The Happiest Day In The Life Of Olli Mäki is very much an anti-boxing movie (though it’s not, for clarity’s sake, anti-boxing per se). In real life Mäki was a very successful amateur Finnish boxer, competing in the Olympics before later turning professional. He fought Davey Moore in Finland for the World Featherweight Title in 1962, only to lose in two rounds, and this beautiful black and white film by Juho Kuosmanen is set during the run-up to that bout, as well as its immediate aftermath. Really, though, the film is about the relationship between Mäki (Jarkko Lahti) and his girlfriend Raija Jänkä (played with a huge dose of warm-hearted charm by Finnish singer-turned-actor Oona Airola). This is in a developmental stage when Mäki is handed a shot at the world title, and it’s clear where his priorities lie; the fight receives lots of attention in Helsinki and beyond, meaning Mäki must spend less time with the love of his life and more time half-heartedly negotiating press conferences, pre-event balls and other related gatherings. Olli’s temporary trainer Elis Ask (Eero Milonoff), a former fighter who tasted glory himself, cannot understand why his charge is so ambivalent towards the upcoming match. For the audience it’s obvious: what we have here is a man who is good at what he does but he does not have the drive to get to the very top, and doesn’t like to be in the limelight; though due to cinematic conventions regarding success, we question why – is there something fundamentally wrong with this character? (Oddly enough, with that in mind, a character who I think closely resembles Mäki is Adam Driver’s poet Paterson in Jim Jarmusch’s Paterson.)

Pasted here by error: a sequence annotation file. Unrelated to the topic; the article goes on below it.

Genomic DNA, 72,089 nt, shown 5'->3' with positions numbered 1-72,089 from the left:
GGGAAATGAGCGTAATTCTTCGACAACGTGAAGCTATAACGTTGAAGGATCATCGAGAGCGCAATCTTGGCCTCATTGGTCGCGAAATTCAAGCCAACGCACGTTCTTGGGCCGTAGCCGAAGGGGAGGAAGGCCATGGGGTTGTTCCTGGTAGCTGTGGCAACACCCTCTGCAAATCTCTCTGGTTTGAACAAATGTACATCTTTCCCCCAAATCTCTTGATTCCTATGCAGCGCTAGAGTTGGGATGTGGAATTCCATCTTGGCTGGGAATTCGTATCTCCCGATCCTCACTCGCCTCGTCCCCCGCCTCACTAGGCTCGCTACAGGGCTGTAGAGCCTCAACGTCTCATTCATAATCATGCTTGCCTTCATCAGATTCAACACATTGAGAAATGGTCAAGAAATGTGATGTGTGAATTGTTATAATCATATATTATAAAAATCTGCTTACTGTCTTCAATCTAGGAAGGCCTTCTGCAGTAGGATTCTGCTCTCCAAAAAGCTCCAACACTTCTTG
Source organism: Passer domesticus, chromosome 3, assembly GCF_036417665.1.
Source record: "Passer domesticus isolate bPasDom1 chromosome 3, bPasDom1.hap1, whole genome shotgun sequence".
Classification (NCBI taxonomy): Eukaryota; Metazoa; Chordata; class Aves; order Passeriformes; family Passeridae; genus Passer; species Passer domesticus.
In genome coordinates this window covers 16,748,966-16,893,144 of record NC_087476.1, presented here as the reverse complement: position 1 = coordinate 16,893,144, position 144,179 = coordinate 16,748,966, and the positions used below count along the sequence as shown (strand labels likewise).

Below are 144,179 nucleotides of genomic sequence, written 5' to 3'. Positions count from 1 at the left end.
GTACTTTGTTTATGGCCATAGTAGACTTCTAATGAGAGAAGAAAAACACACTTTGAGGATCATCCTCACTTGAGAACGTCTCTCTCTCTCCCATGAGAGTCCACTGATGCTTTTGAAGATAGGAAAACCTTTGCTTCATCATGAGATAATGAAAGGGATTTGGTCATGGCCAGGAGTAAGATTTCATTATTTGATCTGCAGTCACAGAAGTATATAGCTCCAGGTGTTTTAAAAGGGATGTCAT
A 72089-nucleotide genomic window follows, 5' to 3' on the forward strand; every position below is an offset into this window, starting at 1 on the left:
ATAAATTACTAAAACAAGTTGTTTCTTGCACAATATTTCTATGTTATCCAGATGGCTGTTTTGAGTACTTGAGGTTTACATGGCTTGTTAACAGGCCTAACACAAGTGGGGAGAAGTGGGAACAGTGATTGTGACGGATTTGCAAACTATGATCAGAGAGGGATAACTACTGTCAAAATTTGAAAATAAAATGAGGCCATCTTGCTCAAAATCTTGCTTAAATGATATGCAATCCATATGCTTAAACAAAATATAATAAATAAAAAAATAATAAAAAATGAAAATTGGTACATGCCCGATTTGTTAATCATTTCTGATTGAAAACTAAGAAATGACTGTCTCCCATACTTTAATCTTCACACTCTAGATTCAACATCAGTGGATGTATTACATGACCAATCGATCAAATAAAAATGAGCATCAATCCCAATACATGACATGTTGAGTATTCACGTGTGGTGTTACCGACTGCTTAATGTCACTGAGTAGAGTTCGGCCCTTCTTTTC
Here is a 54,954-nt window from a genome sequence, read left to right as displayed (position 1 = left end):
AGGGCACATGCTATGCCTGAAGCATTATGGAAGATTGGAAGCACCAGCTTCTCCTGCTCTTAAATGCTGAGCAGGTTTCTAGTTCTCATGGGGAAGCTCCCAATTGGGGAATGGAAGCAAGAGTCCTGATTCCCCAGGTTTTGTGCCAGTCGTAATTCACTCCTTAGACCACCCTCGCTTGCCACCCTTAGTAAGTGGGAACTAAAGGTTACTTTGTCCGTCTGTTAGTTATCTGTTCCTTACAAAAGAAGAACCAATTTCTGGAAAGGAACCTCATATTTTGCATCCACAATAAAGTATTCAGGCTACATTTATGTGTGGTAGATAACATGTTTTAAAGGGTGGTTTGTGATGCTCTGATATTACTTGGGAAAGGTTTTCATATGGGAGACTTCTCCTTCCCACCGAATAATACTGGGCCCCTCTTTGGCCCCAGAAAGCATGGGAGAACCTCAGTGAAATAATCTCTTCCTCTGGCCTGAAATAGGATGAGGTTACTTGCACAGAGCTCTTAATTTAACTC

It’s a light, unassuming but thoroughly entertaining film, the hand-held camerawork and the boxing gym locations bringing to mind Shane Meadows’ low-key debut TwentyFourSeven, though the images here are crisper and several scenes involving large numbers of people have been blocked beforehand, which adds to the more professional-looking edge. The main performances are excellent, and there’s an uplifting, unassuming feel to this underdog story that I liked very much. I thought I was done with boxing movies, which often seem to have turned into parodies of themselves of late, but this is a gem that quickly disarms anyone who mistakenly approaches it with weary cynicism. (****)

The Wailing (Gokseong)